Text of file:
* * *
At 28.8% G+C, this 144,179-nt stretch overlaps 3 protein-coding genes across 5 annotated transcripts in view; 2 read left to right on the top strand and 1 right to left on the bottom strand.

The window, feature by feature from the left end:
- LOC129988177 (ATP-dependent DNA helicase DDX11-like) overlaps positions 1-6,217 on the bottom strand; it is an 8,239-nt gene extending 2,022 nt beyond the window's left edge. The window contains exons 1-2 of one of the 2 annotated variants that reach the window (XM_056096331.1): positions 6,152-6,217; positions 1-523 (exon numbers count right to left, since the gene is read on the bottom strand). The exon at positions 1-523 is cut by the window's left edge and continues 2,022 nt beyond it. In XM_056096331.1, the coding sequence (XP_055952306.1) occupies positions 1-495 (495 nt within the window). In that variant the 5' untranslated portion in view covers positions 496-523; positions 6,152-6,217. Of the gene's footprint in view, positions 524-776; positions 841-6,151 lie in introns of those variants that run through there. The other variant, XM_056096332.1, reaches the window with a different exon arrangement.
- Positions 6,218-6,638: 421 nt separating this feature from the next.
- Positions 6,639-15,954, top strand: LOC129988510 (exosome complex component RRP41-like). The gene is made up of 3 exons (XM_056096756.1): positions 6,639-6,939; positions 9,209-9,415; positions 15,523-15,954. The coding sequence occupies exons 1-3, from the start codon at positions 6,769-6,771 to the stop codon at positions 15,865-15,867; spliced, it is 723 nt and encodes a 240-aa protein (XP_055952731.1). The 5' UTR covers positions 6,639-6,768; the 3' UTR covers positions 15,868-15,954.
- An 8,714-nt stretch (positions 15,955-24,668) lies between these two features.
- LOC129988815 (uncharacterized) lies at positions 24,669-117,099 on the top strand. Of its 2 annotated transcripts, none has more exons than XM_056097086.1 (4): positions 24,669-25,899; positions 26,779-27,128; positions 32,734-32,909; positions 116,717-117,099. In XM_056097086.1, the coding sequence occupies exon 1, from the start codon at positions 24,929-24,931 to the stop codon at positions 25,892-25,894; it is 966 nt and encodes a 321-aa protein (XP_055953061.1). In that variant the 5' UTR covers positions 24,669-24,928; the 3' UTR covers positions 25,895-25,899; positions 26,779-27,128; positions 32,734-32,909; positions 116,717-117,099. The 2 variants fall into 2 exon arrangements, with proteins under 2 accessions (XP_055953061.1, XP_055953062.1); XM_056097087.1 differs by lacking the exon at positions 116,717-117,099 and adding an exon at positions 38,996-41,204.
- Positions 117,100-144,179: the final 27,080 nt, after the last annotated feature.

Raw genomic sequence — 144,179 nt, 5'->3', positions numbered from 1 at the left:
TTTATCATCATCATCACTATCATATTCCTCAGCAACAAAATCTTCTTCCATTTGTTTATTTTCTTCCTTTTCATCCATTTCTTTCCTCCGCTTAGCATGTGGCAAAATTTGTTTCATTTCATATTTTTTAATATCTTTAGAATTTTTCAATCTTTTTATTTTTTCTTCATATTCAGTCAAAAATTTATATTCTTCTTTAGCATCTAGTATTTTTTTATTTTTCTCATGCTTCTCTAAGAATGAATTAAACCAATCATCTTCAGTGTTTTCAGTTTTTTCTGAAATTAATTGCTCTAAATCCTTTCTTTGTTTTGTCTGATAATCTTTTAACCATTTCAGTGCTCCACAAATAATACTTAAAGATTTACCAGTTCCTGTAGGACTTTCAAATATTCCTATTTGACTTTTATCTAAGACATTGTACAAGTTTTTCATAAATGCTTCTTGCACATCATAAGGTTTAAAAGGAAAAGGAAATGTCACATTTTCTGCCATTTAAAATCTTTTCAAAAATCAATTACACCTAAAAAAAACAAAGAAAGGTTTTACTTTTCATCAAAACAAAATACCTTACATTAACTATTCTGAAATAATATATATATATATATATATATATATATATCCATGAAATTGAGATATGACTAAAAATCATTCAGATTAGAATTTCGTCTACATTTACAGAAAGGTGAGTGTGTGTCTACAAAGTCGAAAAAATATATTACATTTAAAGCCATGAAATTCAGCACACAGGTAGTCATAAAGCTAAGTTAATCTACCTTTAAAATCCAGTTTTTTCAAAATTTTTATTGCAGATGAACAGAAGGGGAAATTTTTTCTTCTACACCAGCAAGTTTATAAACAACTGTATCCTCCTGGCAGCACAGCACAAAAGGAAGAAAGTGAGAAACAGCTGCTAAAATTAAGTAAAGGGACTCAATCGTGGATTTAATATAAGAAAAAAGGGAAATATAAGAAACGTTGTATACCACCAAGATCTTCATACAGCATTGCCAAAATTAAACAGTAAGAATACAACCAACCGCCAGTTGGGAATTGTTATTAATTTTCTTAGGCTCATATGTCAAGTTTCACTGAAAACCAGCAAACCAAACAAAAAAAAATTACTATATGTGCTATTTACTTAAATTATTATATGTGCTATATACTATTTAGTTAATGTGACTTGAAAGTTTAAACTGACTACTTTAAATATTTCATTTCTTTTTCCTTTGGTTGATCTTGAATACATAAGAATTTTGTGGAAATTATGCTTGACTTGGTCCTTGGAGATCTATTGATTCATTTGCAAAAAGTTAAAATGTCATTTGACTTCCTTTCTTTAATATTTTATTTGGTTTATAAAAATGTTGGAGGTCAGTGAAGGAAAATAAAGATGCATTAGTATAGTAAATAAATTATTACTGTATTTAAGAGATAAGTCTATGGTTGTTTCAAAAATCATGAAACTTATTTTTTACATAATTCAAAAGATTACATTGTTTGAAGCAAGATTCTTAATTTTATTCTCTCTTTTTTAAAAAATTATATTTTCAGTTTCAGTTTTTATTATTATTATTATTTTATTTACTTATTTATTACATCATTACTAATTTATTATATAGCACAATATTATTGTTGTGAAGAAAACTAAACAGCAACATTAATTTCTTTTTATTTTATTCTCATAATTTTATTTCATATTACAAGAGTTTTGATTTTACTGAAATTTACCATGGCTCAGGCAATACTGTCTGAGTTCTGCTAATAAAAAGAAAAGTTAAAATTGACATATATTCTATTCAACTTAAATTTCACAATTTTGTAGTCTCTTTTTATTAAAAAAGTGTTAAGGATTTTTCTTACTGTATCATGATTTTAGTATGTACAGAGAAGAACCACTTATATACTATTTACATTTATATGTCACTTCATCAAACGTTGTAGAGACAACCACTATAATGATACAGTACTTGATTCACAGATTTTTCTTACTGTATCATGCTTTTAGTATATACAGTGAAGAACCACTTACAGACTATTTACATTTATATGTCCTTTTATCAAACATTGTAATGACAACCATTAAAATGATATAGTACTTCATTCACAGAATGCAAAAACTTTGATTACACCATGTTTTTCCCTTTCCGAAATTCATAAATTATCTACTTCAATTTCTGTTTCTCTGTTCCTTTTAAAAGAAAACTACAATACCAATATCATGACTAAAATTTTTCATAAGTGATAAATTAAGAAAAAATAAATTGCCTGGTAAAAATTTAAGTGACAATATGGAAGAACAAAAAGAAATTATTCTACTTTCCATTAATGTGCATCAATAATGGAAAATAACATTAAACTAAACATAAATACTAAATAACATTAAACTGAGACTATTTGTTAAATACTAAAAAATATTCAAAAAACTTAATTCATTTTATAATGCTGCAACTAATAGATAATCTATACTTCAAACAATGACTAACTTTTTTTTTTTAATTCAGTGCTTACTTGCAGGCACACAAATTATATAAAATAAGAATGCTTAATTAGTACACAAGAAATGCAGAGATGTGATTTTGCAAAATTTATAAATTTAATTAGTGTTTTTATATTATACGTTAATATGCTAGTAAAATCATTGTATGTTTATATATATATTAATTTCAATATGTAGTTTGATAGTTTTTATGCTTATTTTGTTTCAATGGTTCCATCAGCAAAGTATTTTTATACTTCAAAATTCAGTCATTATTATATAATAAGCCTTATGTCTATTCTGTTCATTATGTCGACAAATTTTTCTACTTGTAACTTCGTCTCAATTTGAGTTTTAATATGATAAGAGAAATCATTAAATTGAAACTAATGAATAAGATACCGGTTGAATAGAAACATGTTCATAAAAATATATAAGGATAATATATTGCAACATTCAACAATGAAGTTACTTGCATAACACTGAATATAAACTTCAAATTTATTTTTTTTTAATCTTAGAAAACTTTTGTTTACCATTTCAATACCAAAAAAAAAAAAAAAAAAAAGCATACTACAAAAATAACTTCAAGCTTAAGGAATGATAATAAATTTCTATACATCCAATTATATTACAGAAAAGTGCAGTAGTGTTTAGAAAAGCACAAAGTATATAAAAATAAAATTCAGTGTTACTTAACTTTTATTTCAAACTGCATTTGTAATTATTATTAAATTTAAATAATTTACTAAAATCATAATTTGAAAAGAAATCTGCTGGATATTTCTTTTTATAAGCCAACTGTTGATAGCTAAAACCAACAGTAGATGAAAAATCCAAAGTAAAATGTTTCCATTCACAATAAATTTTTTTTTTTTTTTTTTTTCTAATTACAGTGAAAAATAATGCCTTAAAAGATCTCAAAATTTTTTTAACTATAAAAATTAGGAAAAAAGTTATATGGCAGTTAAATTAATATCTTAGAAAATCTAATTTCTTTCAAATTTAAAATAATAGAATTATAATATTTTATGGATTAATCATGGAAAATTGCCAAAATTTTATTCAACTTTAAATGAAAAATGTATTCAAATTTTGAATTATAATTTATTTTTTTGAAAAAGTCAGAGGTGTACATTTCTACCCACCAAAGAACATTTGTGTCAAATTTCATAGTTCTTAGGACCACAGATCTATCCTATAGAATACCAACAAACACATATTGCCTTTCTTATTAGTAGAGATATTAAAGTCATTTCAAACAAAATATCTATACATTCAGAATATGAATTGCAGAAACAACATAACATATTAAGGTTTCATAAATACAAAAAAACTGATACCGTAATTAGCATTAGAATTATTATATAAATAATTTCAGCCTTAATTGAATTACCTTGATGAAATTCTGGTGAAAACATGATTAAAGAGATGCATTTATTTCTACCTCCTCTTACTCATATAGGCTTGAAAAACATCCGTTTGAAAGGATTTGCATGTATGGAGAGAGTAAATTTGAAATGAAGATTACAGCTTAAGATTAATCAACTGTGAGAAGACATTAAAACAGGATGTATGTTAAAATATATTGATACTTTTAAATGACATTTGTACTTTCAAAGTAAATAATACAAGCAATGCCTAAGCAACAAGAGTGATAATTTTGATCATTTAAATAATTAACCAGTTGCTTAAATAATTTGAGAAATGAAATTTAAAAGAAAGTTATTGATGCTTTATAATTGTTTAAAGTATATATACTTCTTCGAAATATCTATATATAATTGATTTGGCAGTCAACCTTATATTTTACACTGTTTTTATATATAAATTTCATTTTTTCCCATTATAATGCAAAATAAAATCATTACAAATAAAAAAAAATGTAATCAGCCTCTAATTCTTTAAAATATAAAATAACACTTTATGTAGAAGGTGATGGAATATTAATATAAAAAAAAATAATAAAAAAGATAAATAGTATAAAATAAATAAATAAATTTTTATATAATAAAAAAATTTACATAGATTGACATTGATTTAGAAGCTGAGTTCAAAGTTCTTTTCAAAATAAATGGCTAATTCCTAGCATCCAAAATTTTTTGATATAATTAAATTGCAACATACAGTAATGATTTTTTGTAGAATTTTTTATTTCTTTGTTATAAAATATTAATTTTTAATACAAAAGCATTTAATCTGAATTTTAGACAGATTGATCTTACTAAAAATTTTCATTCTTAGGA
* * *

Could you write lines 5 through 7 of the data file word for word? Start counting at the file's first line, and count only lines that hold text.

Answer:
- Positions 6,639-15,954, top strand: LOC129988510 (exosome complex component RRP41-like). The gene is made up of 3 exons (XM_056096756.1): positions 6,639-6,939; positions 9,209-9,415; positions 15,523-15,954. The coding sequence occupies exons 1-3, from the start codon at positions 6,769-6,771 to the stop codon at positions 15,865-15,867; spliced, it is 723 nt and encodes a 240-aa protein (XP_055952731.1). The 5' UTR covers positions 6,639-6,768; the 3' UTR covers positions 15,868-15,954.
- An 8,714-nt stretch (positions 15,955-24,668) lies between these two features.
- LOC129988815 (uncharacterized) lies at positions 24,669-117,099 on the top strand. Of its 2 annotated transcripts, none has more exons than XM_056097086.1 (4): positions 24,669-25,899; positions 26,779-27,128; positions 32,734-32,909; positions 116,717-117,099. In XM_056097086.1, the coding sequence occupies exon 1, from the start codon at positions 24,929-24,931 to the stop codon at positions 25,892-25,894; it is 966 nt and encodes a 321-aa protein (XP_055953061.1). In that variant the 5' UTR covers positions 24,669-24,928; the 3' UTR covers positions 25,895-25,899; positions 26,779-27,128; positions 32,734-32,909; positions 116,717-117,099. The 2 variants fall into 2 exon arrangements, with proteins under 2 accessions (XP_055953061.1, XP_055953062.1); XM_056097087.1 differs by lacking the exon at positions 116,717-117,099 and adding an exon at positions 38,996-41,204.